Digital is Not Always Better Than Paper

Digital was supposed to make things better. Platforms for peer-to-peer communication like Facebook and Twitter were supposed to connect and unite us and help us understand each other, ultimately ushering in an era of world peace, love, and understanding. They have done some wonderful things, but if peace, love, and understanding were the goal, we seem to have made some poor choices along the way. But digital has always held another seemingly more straightforward promise: easing the burden of complex information coordination tasks, like, for example, the administration of government programs. Digitizing records and creating online digital services should naturally increase the speed, accessibility, and fairness of programs, and at their best hold the promise of greater insight into their effectiveness through better data.

What do I mean by the implementation gap?

Lax or uneven enforcement of law is a major contributor to the sense that most Americans have that policies are just words out the mouths of politicians. Wealth, privilege, and race can allow some members of our society to disregard the law, while less fortunate populations feel its iron fist. Other laws and regulations simply lack the resources for enforcement. But for the purposes of this book, my interest is in the instances (and I believe there are many) in which law and policy is poorly implemented, rather than poorly enforced, and the role that digital may have played in that outcome.

How do we get digital government that’s not better than paper?

Here’s my basic thesis of the book. Thinking about the problem of records clearance as simply changing a record in a database seems obvious, but by and large, that’s not how our government works today. There’s a process government goes through, designed long before the digital age, and different groups own different parts of the process. It looks something like this (h/t to Jake Solomon).

We have yet to benefit from the real promise of the digital age where it matters most, because we have misunderstood that promise.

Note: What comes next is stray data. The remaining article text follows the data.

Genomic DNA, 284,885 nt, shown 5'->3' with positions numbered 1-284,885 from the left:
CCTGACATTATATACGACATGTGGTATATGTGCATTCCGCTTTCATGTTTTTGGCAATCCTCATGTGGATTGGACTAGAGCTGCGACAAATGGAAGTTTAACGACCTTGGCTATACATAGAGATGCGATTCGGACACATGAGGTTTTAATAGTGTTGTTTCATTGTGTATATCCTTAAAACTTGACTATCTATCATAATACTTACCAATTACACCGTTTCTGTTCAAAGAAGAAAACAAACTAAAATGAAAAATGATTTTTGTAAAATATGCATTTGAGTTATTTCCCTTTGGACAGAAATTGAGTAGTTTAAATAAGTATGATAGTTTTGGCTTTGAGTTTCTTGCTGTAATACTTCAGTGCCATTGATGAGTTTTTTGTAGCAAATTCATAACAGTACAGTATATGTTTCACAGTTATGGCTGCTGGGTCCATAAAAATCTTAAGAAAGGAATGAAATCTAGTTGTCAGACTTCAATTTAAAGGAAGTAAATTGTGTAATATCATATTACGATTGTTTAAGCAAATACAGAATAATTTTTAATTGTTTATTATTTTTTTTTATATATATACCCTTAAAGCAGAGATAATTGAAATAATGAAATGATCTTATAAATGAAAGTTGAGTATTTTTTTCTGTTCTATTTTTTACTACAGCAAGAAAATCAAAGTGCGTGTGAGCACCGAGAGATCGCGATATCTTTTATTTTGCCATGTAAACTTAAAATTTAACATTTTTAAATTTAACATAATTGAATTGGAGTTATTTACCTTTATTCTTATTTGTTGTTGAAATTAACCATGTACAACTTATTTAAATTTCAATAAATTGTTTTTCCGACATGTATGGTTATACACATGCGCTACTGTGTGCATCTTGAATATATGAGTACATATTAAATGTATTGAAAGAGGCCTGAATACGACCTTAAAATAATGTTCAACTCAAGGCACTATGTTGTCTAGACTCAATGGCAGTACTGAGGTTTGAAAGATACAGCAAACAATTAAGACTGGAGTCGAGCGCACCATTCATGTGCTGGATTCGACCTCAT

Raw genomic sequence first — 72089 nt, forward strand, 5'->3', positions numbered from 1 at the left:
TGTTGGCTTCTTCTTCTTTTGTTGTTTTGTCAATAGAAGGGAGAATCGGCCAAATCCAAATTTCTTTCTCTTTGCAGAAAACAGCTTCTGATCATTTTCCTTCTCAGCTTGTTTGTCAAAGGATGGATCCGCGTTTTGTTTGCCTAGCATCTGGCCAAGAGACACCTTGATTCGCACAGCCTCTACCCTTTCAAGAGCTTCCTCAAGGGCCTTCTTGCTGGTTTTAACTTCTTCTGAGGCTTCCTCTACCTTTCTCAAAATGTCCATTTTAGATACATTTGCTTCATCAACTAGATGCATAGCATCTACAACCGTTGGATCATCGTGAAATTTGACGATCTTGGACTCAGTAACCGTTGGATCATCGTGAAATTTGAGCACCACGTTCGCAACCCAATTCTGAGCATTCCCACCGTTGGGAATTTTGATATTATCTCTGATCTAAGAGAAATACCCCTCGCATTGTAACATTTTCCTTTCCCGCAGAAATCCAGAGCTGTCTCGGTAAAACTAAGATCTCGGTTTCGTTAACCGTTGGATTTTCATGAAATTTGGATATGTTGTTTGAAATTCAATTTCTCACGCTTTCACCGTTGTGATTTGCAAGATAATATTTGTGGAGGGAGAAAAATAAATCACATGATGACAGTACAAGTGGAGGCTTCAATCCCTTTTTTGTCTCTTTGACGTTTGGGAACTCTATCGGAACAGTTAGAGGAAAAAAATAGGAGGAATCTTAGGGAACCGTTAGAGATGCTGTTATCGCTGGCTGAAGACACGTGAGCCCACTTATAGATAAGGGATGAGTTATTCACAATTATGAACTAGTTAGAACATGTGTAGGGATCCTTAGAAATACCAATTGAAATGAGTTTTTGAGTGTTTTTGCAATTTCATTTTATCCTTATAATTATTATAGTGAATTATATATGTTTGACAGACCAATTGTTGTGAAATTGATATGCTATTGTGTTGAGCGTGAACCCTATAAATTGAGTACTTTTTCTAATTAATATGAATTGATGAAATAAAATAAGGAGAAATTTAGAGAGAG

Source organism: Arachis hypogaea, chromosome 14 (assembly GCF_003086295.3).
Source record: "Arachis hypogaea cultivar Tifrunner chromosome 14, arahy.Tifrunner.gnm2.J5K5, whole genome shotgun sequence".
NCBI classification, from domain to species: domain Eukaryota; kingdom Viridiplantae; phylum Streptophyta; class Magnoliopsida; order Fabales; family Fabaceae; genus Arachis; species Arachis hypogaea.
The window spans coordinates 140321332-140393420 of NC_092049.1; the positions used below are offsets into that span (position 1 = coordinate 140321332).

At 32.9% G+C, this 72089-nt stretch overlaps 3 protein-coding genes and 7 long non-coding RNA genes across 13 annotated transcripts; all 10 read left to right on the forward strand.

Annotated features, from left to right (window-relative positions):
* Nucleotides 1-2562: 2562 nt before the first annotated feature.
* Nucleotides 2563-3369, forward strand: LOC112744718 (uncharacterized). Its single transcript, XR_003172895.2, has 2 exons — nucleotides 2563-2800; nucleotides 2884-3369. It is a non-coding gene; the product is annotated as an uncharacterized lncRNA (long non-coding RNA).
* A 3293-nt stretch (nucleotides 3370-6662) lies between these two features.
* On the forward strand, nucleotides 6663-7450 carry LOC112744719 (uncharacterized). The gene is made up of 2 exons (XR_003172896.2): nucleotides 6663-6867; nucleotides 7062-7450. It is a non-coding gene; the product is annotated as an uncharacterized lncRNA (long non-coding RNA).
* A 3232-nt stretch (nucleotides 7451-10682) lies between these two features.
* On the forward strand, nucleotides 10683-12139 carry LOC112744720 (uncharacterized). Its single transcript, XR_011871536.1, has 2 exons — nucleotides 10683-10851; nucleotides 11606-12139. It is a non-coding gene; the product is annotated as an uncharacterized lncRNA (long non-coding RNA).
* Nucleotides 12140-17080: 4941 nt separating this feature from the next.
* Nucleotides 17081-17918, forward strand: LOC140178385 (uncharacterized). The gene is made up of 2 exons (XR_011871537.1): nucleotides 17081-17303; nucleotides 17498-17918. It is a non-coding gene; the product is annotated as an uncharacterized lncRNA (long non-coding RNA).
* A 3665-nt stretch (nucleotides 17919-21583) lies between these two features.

The result is not just outdated criminal records that persist in limiting the opportunities of millions of people. It’s every time we hear that new laws or policies have been put in place, but regular people shrug and say “and yet nothing will change.” This skepticism of whether our government can actually do what it says it will is even more deeply felt in historically oppressed communities, who bear the worst consequences of government ineptitude. Earlier this month New York Times explored how the 2020 Democratic presidential candidates proposing ambitious new policies to address inequality “have yet to wrestle with how their promises of structural change must overcome historical distrust of the government in black communities.” In other words, they don’t buy it. And it’s not just black communities. Political scientist Joe Soss has shown that negative experiences accessing safety net benefits lead to lower rates of voting — for any candidate. The implementation gap is a massive, underexplored driver of political alienation.

Help me.

Here’s where you come in. Let’s look at why. To write this book, I need to learn more about others’ experiences with the implementation gap, challenge my assumptions about the role of digital in that gap, and understand more deeply how things have gone awry in a wider variety of cases. Where have you seen government fail to get policy right or fail to implement policy, and what role did technology and design play in that failure? Would you be willing to talk to me and my collaborator, Ashley Meyers, about what you’ve seen?

Committed to government that works for people. Advisor to USDR. Member of the Defense Innovation Board. Past: Code for America, USDS. Mom. Keeper of chickens.